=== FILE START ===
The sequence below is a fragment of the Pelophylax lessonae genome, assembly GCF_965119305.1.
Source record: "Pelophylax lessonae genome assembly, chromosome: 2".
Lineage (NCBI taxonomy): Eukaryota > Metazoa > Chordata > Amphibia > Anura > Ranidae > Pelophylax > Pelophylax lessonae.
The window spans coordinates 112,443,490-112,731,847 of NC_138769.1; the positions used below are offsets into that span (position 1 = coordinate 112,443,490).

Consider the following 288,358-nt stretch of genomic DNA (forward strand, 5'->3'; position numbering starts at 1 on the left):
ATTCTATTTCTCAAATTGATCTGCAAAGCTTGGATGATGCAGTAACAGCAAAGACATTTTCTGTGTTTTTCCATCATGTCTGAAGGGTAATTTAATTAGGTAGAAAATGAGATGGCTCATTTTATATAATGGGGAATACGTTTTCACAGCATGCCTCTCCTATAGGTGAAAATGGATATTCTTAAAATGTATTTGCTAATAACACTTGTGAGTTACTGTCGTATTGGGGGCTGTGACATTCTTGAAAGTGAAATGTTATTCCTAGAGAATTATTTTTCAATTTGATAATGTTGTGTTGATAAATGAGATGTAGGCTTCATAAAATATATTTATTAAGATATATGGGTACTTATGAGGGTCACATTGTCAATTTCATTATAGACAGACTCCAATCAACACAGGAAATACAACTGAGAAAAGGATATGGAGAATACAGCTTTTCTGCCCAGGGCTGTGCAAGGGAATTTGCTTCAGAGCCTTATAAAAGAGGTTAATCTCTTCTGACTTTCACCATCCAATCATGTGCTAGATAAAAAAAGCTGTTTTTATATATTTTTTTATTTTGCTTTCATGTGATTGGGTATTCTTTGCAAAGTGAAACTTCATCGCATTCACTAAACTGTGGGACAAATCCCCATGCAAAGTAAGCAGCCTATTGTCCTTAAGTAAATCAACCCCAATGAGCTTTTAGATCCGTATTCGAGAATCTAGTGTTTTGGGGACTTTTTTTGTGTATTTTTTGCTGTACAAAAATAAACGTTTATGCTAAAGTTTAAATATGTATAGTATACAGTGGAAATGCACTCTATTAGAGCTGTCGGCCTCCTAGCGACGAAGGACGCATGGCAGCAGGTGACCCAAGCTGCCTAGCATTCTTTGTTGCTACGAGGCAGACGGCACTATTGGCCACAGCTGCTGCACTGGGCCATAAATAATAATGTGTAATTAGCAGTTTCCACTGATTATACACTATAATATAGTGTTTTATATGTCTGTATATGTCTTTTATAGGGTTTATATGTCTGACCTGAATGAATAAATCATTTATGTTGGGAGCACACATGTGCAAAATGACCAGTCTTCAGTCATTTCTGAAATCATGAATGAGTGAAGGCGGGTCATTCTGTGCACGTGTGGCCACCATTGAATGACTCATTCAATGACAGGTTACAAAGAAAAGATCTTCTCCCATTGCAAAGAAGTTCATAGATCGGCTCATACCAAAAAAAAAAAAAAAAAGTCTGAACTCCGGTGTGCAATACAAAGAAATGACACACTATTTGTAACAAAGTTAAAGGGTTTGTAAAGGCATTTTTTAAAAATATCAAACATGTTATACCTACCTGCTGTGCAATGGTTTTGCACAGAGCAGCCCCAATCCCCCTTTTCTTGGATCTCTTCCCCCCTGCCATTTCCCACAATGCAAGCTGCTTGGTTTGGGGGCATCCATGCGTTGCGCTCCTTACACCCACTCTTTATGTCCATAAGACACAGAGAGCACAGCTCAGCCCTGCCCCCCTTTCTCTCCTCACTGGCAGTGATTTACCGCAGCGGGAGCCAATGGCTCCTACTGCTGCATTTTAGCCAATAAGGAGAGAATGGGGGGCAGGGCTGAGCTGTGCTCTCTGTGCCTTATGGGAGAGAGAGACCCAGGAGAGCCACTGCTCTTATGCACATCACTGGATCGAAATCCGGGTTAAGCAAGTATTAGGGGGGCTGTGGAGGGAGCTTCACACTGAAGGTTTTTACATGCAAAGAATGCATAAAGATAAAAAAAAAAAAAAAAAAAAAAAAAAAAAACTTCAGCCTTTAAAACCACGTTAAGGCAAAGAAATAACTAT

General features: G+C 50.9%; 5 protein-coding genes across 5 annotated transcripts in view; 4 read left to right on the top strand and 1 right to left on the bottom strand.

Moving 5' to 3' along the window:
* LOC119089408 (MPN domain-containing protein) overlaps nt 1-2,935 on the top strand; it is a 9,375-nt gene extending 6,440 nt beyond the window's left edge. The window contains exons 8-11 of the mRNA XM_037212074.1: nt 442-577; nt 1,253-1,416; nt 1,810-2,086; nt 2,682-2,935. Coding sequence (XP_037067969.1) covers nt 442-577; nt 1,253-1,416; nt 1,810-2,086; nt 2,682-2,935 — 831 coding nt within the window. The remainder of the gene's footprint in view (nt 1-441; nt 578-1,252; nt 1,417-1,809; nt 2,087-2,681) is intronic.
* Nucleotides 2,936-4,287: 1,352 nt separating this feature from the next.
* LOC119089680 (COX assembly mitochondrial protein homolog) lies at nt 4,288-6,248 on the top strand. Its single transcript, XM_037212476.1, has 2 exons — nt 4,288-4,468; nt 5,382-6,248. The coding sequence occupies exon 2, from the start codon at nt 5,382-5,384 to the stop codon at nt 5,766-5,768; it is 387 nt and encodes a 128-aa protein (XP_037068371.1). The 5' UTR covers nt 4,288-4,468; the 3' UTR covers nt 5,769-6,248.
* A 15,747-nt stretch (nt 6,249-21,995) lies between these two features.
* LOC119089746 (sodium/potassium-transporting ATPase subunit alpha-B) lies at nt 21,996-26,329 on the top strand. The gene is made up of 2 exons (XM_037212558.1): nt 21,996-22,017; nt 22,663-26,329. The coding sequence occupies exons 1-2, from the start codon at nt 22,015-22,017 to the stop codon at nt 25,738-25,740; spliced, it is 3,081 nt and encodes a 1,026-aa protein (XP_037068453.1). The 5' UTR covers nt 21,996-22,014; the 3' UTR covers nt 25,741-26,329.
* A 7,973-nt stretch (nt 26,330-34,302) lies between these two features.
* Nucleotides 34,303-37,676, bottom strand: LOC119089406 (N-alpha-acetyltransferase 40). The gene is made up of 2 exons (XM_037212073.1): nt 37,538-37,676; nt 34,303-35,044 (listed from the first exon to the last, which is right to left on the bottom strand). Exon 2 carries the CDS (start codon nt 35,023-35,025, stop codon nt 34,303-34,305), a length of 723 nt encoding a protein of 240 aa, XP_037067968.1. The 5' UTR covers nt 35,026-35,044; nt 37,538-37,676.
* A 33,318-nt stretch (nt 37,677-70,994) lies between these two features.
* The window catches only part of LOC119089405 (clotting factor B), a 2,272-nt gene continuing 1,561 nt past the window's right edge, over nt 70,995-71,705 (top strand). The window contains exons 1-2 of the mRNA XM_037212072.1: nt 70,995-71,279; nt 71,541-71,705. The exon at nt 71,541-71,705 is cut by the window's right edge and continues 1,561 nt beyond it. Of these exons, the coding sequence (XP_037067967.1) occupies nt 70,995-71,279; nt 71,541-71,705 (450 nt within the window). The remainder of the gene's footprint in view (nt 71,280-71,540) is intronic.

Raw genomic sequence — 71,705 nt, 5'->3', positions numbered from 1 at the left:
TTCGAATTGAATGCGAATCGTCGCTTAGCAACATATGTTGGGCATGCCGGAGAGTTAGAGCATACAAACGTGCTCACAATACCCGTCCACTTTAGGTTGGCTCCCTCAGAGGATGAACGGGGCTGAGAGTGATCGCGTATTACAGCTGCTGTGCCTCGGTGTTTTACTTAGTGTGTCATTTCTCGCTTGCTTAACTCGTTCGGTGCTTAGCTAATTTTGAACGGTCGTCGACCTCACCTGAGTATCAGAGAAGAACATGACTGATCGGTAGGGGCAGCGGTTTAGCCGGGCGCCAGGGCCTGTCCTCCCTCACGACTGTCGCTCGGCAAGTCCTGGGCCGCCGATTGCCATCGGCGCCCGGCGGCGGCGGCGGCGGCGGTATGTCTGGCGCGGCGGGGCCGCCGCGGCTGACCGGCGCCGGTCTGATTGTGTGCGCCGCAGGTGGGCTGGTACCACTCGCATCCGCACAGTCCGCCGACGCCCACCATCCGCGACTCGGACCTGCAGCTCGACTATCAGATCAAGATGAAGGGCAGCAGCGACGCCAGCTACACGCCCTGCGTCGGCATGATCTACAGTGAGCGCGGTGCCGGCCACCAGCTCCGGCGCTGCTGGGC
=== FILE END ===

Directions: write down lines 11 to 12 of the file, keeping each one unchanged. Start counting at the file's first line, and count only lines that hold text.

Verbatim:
* LOC119089680 (COX assembly mitochondrial protein homolog) lies at nt 4,288-6,248 on the top strand. Its single transcript, XM_037212476.1, has 2 exons — nt 4,288-4,468; nt 5,382-6,248. The coding sequence occupies exon 2, from the start codon at nt 5,382-5,384 to the stop codon at nt 5,766-5,768; it is 387 nt and encodes a 128-aa protein (XP_037068371.1). The 5' UTR covers nt 4,288-4,468; the 3' UTR covers nt 5,769-6,248.
* A 15,747-nt stretch (nt 6,249-21,995) lies between these two features.